The North Carolina Museum of Art, from what I could cram into my scope with the amount of time allotted, is vast, with structural art pieces perfectly placed on its grounds. To be one of the many people attending this popular exhibition blew my mind. I was going to experience Frida . . . This was huge!

Kahlo’s work is deeply personal, often depicting her own dreams, painful personal experiences, and affinity with Mexican culture, while Rivera’s more public art portrays everyday people swept up in industrial and cultural revolution. — NCMA

I cannot be anyone but myself and oftentimes, I worry how I will be perceived.

Taking in my surroundings, I gave myself a silent pep talk and a pat on the back. The experience would be a remarkable one. And it was.


Calla Lily Vendor, Art by Diego Rivera. Photo Credit: Tremaine L. Loadholt

The layout of the area for the exhibition did not seem overwhelmingly large but big enough for us to wind around several times, getting lost in the indescribable creativity set before us. This was a bucket list event I did not know I wanted, but now, it can be scratched off. The exhibition begins with a few of Diego Rivera’s mural-styled vibrant pieces and some noted others but jumps into the eye-catching portraits of Frida Kahlo as well as many pictures of her and Diego taken by friends and family.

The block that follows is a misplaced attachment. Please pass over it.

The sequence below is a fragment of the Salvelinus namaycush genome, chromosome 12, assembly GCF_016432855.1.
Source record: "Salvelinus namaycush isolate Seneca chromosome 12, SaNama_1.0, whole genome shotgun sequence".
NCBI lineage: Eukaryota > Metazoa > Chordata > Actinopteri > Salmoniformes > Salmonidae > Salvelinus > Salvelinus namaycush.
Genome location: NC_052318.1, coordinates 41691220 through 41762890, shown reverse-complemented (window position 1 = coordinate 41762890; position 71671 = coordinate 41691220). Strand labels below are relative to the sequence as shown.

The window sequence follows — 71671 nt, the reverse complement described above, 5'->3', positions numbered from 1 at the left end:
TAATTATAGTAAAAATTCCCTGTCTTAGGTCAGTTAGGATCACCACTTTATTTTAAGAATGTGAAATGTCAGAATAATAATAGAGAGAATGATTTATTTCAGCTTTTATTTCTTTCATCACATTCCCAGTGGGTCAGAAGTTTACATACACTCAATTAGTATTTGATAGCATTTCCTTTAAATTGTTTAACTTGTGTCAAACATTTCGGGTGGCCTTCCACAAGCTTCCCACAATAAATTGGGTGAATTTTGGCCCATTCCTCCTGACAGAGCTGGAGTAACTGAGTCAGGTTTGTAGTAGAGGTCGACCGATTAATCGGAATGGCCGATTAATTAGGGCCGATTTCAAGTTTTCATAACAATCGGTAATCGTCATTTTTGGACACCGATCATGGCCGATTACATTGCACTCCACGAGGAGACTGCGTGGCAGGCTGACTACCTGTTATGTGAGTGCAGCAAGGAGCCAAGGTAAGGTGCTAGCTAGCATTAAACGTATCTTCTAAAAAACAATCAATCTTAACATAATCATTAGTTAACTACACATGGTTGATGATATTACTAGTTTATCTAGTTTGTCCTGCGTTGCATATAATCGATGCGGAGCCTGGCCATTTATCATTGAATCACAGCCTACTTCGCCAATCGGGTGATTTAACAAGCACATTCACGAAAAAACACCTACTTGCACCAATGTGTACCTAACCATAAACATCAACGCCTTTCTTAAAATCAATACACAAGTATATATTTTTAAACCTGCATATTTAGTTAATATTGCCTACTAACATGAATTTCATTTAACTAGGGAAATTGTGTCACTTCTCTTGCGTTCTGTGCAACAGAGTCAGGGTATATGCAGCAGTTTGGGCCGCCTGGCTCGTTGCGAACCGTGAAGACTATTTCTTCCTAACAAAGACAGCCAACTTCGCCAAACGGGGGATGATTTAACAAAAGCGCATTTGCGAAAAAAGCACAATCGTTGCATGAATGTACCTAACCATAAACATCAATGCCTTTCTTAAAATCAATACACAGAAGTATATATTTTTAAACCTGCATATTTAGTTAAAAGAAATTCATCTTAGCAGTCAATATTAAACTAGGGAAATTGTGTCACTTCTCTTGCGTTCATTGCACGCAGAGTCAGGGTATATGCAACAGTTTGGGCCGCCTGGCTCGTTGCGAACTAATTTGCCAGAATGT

Girasoles (Sunflowers) by Diego Rivera. Photo Credit: Tremaine L. Loadholt

Self Portrait with Braid, 1941 by Frida Kahlo. Photo Credit: Tremaine L. Loadholt

Frida Kahlo With Magenta Rebozo, “Classic”, 1939 by Nickolas Muray. Photo Credit: Tremaine L. Loadholt

We all filed down the line pressing our eyes upon the many works before us, reading their descriptions, absorbing their intensity, and snapping photos to capture their beauty. Everyone came with their “inside voices” and their “listening ears.” It was as if each of us understood the importance of this first and how Frida Kahlo and her art demands our full attention.

Few artists have captured the public’s imagination with the force of Mexican painter Frida Kahlo (1907–54) and her husband, the Mexican painter and muralist Diego Rivera (1886–1957). The myths that surrounded them in their lifetime arose not only from their significant bodies of work, but also from their friendships (and conflicts) with leading political figures and their passionate, tempestuous personal relationships. — NCMA

It was hard not to snap photos at every turn. I wanted to be able to have my own digital file to reflect upon how exceptional being in attendance for this was for me. Sure, I can rely on my memory to recall the visual displays, but I want to be able to view the details of the pieces I found astounding. And with these photos, I am able to do that for years to come.